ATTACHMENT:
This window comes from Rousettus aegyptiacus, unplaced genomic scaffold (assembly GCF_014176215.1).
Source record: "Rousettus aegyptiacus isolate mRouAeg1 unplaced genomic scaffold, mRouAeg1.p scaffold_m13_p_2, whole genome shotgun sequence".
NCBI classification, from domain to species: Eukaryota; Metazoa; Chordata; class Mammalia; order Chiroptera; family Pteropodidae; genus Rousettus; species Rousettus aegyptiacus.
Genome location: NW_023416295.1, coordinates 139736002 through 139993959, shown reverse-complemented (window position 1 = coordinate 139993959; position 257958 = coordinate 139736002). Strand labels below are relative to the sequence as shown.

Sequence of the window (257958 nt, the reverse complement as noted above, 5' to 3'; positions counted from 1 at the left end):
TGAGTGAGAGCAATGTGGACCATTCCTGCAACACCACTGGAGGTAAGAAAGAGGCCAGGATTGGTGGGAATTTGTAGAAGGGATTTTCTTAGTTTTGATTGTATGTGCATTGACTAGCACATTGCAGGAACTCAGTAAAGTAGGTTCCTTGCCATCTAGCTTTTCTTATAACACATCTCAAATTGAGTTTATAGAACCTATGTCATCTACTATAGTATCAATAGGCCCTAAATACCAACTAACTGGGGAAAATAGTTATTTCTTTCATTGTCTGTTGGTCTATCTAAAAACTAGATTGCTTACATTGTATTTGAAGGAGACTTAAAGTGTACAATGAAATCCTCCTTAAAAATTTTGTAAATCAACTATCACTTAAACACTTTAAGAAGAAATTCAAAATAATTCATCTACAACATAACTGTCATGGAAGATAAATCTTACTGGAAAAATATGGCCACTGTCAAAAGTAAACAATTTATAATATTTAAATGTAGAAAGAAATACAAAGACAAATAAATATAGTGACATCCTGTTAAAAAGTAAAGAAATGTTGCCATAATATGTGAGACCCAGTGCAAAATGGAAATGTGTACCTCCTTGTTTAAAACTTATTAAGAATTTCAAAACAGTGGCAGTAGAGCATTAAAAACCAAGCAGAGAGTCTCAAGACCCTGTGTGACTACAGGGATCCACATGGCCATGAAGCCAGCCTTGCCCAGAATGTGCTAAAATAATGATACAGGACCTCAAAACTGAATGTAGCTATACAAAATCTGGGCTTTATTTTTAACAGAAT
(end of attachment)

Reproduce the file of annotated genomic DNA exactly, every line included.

This window comes from Rousettus aegyptiacus, unplaced genomic scaffold (assembly GCF_014176215.1).
Source record: "Rousettus aegyptiacus isolate mRouAeg1 unplaced genomic scaffold, mRouAeg1.p scaffold_m13_p_2, whole genome shotgun sequence".
NCBI classification, from domain to species: Eukaryota; Metazoa; Chordata; class Mammalia; order Chiroptera; family Pteropodidae; genus Rousettus; species Rousettus aegyptiacus.
Genome location: NW_023416295.1, coordinates 139736002 through 139993959, shown reverse-complemented (window position 1 = coordinate 139993959; position 257958 = coordinate 139736002). Strand labels below are relative to the sequence as shown.

Sequence of the window (257958 nt, the reverse complement as noted above, 5' to 3'; positions counted from 1 at the left end):
TGAGTGAGAGCAATGTGGACCATTCCTGCAACACCACTGGAGGTAAGAAAGAGGCCAGGATTGGTGGGAATTTGTAGAAGGGATTTTCTTAGTTTTGATTGTATGTGCATTGACTAGCACATTGCAGGAACTCAGTAAAGTAGGTTCCTTGCCATCTAGCTTTTCTTATAACACATCTCAAATTGAGTTTATAGAACCTATGTCATCTACTATAGTATCAATAGGCCCTAAATACCAACTAACTGGGGAAAATAGTTATTTCTTTCATTGTCTGTTGGTCTATCTAAAAACTAGATTGCTTACATTGTATTTGAAGGAGACTTAAAGTGTACAATGAAATCCTCCTTAAAAATTTTGTAAATCAACTATCACTTAAACACTTTAAGAAGAAATTCAAAATAATTCATCTACAACATAACTGTCATGGAAGATAAATCTTACTGGAAAAATATGGCCACTGTCAAAAGTAAACAATTTATAATATTTAAATGTAGAAAGAAATACAAAGACAAATAAATATAGTGACATCCTGTTAAAAAGTAAAGAAATGTTGCCATAATATGTGAGACCCAGTGCAAAATGGAAATGTGTACCTCCTTGTTTAAAACTTATTAAGAATTTCAAAACAGTGGCAGTAGAGCATTAAAAACCAAGCAGAGAGTCTCAAGACCCTGTGTGACTACAGGGATCCACATGGCCATGAAGCCAGCCTTGCCCAGAATGTGCTAAAATAATGATACAGGACCTCAAAACTGAATGTAGCTATACAAAATCTGGGCTTTATTTTTAACAGAAT